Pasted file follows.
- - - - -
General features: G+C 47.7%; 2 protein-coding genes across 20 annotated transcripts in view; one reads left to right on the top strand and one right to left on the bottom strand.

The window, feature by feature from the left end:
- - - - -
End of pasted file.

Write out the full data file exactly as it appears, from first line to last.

General features: G+C 47.7%; 2 protein-coding genes across 20 annotated transcripts in view; one reads left to right on the top strand and one right to left on the bottom strand.

The window, feature by feature from the left end: